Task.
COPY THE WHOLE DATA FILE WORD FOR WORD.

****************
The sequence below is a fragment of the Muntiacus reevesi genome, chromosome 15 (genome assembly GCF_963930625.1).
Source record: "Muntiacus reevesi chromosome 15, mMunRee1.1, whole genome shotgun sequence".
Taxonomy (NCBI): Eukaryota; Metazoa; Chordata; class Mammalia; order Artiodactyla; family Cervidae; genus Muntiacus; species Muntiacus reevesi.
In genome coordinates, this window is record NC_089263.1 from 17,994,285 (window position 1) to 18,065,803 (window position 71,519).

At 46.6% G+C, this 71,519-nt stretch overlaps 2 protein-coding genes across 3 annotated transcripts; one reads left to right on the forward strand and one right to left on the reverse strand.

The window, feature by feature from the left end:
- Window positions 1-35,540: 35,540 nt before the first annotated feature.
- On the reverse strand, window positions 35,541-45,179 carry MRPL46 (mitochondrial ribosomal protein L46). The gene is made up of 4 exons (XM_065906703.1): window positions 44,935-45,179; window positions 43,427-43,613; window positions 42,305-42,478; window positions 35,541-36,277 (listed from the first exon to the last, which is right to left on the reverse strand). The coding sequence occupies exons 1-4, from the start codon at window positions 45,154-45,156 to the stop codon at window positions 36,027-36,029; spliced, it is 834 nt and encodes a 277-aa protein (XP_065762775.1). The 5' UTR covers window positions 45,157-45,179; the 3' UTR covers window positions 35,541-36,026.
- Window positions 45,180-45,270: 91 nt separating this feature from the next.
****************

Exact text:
The sequence below is a fragment of the Muntiacus reevesi genome, chromosome 15 (genome assembly GCF_963930625.1).
Source record: "Muntiacus reevesi chromosome 15, mMunRee1.1, whole genome shotgun sequence".
Taxonomy (NCBI): Eukaryota; Metazoa; Chordata; class Mammalia; order Artiodactyla; family Cervidae; genus Muntiacus; species Muntiacus reevesi.
In genome coordinates, this window is record NC_089263.1 from 17,994,285 (window position 1) to 18,065,803 (window position 71,519).

At 46.6% G+C, this 71,519-nt stretch overlaps 2 protein-coding genes across 3 annotated transcripts; one reads left to right on the forward strand and one right to left on the reverse strand.

The window, feature by feature from the left end:
- Window positions 1-35,540: 35,540 nt before the first annotated feature.
- On the reverse strand, window positions 35,541-45,179 carry MRPL46 (mitochondrial ribosomal protein L46). The gene is made up of 4 exons (XM_065906703.1): window positions 44,935-45,179; window positions 43,427-43,613; window positions 42,305-42,478; window positions 35,541-36,277 (listed from the first exon to the last, which is right to left on the reverse strand). The coding sequence occupies exons 1-4, from the start codon at window positions 45,154-45,156 to the stop codon at window positions 36,027-36,029; spliced, it is 834 nt and encodes a 277-aa protein (XP_065762775.1). The 5' UTR covers window positions 45,157-45,179; the 3' UTR covers window positions 35,541-36,026.
- Window positions 45,180-45,270: 91 nt separating this feature from the next.